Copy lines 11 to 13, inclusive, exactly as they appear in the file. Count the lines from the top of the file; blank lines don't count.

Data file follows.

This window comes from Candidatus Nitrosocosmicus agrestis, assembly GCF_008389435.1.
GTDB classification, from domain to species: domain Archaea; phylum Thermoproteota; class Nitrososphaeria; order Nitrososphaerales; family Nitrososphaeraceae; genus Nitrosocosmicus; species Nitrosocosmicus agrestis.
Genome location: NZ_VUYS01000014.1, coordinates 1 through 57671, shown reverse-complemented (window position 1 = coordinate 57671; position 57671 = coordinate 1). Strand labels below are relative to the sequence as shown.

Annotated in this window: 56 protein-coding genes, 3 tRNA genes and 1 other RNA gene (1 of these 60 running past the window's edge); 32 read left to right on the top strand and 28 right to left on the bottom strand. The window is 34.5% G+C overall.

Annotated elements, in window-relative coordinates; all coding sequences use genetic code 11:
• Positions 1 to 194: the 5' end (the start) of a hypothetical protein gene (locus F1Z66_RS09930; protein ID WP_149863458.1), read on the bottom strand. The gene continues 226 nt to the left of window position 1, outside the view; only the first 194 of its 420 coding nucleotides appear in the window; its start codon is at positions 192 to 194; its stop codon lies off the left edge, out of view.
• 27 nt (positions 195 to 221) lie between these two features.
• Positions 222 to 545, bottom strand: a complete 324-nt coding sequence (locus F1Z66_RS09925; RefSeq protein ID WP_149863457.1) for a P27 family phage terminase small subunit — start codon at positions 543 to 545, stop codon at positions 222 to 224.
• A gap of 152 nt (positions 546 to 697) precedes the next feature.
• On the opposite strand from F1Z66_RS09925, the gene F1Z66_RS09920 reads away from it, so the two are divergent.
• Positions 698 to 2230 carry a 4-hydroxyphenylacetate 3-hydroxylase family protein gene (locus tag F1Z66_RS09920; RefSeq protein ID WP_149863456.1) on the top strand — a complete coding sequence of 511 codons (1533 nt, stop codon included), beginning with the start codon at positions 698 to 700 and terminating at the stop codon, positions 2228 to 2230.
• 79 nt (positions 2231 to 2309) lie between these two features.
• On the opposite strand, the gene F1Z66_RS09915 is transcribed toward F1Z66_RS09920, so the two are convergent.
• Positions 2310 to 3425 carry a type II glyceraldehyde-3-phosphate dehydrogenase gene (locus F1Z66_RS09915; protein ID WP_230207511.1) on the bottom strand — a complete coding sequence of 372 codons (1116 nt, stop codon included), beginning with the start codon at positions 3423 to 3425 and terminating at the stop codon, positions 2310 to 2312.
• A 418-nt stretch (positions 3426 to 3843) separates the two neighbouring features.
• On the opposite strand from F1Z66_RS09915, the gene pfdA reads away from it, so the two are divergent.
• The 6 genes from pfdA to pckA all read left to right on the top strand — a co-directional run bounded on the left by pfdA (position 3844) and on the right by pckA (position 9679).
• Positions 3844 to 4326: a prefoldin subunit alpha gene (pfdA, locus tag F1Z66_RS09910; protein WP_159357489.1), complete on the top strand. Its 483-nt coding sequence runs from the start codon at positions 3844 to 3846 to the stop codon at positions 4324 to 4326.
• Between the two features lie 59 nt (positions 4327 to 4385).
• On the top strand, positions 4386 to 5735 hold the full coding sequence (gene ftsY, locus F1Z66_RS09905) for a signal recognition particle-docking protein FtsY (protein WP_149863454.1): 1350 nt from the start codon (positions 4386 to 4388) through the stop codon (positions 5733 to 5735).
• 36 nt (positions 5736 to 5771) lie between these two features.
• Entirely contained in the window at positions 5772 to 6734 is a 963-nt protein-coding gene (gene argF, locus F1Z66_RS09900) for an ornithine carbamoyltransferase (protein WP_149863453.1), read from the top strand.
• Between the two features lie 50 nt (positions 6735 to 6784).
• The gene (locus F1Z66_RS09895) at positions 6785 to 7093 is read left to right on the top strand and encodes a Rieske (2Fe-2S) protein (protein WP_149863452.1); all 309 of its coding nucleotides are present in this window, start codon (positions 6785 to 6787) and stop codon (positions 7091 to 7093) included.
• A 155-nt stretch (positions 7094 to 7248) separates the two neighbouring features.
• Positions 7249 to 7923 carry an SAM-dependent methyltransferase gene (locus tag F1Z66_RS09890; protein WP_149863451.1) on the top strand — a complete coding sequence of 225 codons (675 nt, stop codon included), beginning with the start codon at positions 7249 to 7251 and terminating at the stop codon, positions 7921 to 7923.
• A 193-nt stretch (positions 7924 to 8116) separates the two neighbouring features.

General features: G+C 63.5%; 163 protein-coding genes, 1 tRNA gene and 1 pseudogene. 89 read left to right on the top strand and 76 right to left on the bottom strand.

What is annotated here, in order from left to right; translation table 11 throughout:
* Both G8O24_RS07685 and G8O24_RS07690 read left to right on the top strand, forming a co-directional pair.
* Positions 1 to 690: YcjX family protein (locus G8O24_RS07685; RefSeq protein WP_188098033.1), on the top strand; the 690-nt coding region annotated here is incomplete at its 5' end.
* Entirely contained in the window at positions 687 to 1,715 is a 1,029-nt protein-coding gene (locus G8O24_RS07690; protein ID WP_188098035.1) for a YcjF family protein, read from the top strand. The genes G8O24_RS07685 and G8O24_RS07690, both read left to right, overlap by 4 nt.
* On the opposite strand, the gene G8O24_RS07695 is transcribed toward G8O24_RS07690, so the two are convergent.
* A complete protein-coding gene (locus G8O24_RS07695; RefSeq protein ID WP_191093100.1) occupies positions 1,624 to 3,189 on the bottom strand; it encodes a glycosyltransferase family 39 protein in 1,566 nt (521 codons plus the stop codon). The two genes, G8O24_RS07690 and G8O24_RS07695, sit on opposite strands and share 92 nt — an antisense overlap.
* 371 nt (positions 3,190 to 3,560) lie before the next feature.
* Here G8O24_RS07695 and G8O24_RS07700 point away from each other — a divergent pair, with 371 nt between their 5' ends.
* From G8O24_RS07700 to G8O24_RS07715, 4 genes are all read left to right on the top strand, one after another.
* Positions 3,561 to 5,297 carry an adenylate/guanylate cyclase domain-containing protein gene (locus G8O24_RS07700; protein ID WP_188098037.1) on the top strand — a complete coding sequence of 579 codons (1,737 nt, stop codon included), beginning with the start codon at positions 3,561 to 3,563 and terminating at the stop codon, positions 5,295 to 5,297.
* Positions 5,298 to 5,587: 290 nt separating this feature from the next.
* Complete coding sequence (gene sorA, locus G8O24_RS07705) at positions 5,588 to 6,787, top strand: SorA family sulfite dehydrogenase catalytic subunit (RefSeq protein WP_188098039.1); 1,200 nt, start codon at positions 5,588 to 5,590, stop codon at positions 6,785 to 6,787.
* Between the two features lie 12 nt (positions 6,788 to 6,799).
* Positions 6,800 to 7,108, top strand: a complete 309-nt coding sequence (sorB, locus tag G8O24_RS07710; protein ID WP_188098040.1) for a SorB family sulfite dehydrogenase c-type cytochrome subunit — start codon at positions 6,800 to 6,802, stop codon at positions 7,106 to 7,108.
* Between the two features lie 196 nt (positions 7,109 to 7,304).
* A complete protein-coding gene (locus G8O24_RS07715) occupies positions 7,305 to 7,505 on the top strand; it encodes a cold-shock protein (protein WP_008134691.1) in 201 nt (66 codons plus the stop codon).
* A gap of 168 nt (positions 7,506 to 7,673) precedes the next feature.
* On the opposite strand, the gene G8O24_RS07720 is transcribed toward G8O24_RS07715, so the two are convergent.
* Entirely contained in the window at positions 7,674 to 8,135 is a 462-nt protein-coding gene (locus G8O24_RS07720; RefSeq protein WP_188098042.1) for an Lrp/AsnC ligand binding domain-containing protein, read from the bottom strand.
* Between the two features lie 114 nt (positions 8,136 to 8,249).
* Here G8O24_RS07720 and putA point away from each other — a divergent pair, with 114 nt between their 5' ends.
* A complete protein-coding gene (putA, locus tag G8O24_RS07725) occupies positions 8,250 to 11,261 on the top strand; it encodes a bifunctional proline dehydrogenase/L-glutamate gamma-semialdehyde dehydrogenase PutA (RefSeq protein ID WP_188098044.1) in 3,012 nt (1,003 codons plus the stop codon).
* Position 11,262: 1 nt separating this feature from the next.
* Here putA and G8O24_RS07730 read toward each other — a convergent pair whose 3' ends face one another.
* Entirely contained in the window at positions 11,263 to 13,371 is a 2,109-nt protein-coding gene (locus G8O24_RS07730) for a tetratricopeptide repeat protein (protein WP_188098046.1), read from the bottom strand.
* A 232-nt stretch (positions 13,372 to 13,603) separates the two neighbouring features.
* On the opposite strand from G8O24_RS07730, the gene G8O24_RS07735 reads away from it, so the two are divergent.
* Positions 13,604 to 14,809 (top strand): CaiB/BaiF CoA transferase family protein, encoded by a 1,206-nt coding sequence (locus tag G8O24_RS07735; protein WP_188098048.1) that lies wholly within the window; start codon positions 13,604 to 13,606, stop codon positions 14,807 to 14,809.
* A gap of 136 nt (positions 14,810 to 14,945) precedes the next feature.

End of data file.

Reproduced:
• Positions 698 to 2230 carry a 4-hydroxyphenylacetate 3-hydroxylase family protein gene (locus tag F1Z66_RS09920; RefSeq protein ID WP_149863456.1) on the top strand — a complete coding sequence of 511 codons (1533 nt, stop codon included), beginning with the start codon at positions 698 to 700 and terminating at the stop codon, positions 2228 to 2230.
• 79 nt (positions 2231 to 2309) lie between these two features.
• On the opposite strand, the gene F1Z66_RS09915 is transcribed toward F1Z66_RS09920, so the two are convergent.